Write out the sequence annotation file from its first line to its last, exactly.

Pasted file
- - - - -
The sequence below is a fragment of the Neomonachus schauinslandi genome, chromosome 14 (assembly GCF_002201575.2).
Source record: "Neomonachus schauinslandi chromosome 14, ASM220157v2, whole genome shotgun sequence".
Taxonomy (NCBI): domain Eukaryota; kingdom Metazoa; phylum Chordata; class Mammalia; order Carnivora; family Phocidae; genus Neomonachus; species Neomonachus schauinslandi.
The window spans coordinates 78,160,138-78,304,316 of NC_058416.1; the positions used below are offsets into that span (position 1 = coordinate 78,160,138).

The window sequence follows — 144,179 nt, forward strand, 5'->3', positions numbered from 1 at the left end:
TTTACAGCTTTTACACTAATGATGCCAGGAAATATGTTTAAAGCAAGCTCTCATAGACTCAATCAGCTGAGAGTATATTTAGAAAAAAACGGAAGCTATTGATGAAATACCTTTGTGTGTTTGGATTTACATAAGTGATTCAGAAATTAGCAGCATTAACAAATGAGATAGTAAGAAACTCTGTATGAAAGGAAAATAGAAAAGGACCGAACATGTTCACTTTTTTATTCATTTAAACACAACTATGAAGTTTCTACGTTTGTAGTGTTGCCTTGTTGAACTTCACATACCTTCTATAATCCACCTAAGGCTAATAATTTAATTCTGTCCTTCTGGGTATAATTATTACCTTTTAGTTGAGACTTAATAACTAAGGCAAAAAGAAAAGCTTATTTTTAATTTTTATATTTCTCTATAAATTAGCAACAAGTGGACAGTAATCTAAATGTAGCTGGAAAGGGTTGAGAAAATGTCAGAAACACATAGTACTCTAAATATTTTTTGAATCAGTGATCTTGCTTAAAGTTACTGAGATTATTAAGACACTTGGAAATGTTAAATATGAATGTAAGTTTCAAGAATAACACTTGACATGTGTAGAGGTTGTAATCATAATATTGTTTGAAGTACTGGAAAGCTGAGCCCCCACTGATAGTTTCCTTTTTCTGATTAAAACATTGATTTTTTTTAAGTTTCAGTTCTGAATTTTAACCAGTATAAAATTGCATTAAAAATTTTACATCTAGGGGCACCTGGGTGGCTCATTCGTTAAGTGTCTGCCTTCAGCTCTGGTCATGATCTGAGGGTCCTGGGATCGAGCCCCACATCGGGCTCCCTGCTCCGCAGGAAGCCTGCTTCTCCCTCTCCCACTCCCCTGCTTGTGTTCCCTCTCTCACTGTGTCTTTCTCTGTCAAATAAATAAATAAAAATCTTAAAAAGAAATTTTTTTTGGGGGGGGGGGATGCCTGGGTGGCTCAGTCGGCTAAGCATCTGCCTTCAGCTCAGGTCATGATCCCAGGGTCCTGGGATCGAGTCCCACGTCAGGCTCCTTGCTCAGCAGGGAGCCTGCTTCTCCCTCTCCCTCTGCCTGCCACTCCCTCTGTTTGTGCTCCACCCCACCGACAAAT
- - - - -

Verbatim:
The sequence below is a fragment of the Neomonachus schauinslandi genome, chromosome 14 (assembly GCF_002201575.2).
Source record: "Neomonachus schauinslandi chromosome 14, ASM220157v2, whole genome shotgun sequence".
Taxonomy (NCBI): domain Eukaryota; kingdom Metazoa; phylum Chordata; class Mammalia; order Carnivora; family Phocidae; genus Neomonachus; species Neomonachus schauinslandi.
The window spans coordinates 78,160,138-78,304,316 of NC_058416.1; the positions used below are offsets into that span (position 1 = coordinate 78,160,138).

The window sequence follows — 144,179 nt, forward strand, 5'->3', positions numbered from 1 at the left end:
TTTACAGCTTTTACACTAATGATGCCAGGAAATATGTTTAAAGCAAGCTCTCATAGACTCAATCAGCTGAGAGTATATTTAGAAAAAAACGGAAGCTATTGATGAAATACCTTTGTGTGTTTGGATTTACATAAGTGATTCAGAAATTAGCAGCATTAACAAATGAGATAGTAAGAAACTCTGTATGAAAGGAAAATAGAAAAGGACCGAACATGTTCACTTTTTTATTCATTTAAACACAACTATGAAGTTTCTACGTTTGTAGTGTTGCCTTGTTGAACTTCACATACCTTCTATAATCCACCTAAGGCTAATAATTTAATTCTGTCCTTCTGGGTATAATTATTACCTTTTAGTTGAGACTTAATAACTAAGGCAAAAAGAAAAGCTTATTTTTAATTTTTATATTTCTCTATAAATTAGCAACAAGTGGACAGTAATCTAAATGTAGCTGGAAAGGGTTGAGAAAATGTCAGAAACACATAGTACTCTAAATATTTTTTGAATCAGTGATCTTGCTTAAAGTTACTGAGATTATTAAGACACTTGGAAATGTTAAATATGAATGTAAGTTTCAAGAATAACACTTGACATGTGTAGAGGTTGTAATCATAATATTGTTTGAAGTACTGGAAAGCTGAGCCCCCACTGATAGTTTCCTTTTTCTGATTAAAACATTGATTTTTTTTAAGTTTCAGTTCTGAATTTTAACCAGTATAAAATTGCATTAAAAATTTTACATCTAGGGGCACCTGGGTGGCTCATTCGTTAAGTGTCTGCCTTCAGCTCTGGTCATGATCTGAGGGTCCTGGGATCGAGCCCCACATCGGGCTCCCTGCTCCGCAGGAAGCCTGCTTCTCCCTCTCCCACTCCCCTGCTTGTGTTCCCTCTCTCACTGTGTCTTTCTCTGTCAAATAAATAAATAAAAATCTTAAAAAGAAATTTTTTTTGGGGGGGGGGGATGCCTGGGTGGCTCAGTCGGCTAAGCATCTGCCTTCAGCTCAGGTCATGATCCCAGGGTCCTGGGATCGAGTCCCACGTCAGGCTCCTTGCTCAGCAGGGAGCCTGCTTCTCCCTCTCCCTCTGCCTGCCACTCCCTCTGTTTGTGCTCCACCCCACCGACAAAT